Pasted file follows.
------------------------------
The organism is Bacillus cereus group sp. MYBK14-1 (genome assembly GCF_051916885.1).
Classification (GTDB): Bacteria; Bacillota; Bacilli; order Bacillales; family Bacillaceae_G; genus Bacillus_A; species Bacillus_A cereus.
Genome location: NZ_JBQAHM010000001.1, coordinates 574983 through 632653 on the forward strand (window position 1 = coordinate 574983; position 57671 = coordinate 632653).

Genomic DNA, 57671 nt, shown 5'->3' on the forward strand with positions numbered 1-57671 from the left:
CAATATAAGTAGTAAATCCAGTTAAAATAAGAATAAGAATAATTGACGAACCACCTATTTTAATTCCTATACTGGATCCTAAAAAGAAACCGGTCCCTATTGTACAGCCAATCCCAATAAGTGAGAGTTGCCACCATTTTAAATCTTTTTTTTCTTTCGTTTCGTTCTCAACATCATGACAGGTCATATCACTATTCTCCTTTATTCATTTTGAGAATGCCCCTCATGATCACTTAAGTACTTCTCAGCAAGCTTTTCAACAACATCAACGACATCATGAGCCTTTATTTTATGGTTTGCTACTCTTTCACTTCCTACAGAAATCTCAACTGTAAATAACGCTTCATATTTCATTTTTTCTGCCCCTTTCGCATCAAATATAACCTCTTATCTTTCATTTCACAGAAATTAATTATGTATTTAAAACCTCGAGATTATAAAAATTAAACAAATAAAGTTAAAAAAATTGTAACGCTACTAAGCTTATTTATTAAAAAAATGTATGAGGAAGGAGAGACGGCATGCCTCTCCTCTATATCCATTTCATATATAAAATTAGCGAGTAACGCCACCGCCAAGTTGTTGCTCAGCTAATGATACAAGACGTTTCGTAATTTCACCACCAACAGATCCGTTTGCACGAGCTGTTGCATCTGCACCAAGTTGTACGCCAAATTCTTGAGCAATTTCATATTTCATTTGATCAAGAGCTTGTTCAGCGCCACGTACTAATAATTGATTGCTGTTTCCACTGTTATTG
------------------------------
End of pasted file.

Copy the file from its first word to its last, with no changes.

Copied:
The organism is Bacillus cereus group sp. MYBK14-1 (genome assembly GCF_051916885.1).
Classification (GTDB): Bacteria; Bacillota; Bacilli; order Bacillales; family Bacillaceae_G; genus Bacillus_A; species Bacillus_A cereus.
Genome location: NZ_JBQAHM010000001.1, coordinates 574983 through 632653 on the forward strand (window position 1 = coordinate 574983; position 57671 = coordinate 632653).

Genomic DNA, 57671 nt, shown 5'->3' on the forward strand with positions numbered 1-57671 from the left:
CAATATAAGTAGTAAATCCAGTTAAAATAAGAATAAGAATAATTGACGAACCACCTATTTTAATTCCTATACTGGATCCTAAAAAGAAACCGGTCCCTATTGTACAGCCAATCCCAATAAGTGAGAGTTGCCACCATTTTAAATCTTTTTTTTCTTTCGTTTCGTTCTCAACATCATGACAGGTCATATCACTATTCTCCTTTATTCATTTTGAGAATGCCCCTCATGATCACTTAAGTACTTCTCAGCAAGCTTTTCAACAACATCAACGACATCATGAGCCTTTATTTTATGGTTTGCTACTCTTTCACTTCCTACAGAAATCTCAACTGTAAATAACGCTTCATATTTCATTTTTTCTGCCCCTTTCGCATCAAATATAACCTCTTATCTTTCATTTCACAGAAATTAATTATGTATTTAAAACCTCGAGATTATAAAAATTAAACAAATAAAGTTAAAAAAATTGTAACGCTACTAAGCTTATTTATTAAAAAAATGTATGAGGAAGGAGAGACGGCATGCCTCTCCTCTATATCCATTTCATATATAAAATTAGCGAGTAACGCCACCGCCAAGTTGTTGCTCAGCTAATGATACAAGACGTTTCGTAATTTCACCACCAACAGATCCGTTTGCACGAGCTGTTGCATCTGCACCAAGTTGTACGCCAAATTCTTGAGCAATTTCATATTTCATTTGATCAAGAGCTTGTTCAGCGCCACGTACTAATAATTGATTGCTGTTTCCACTGTTATTG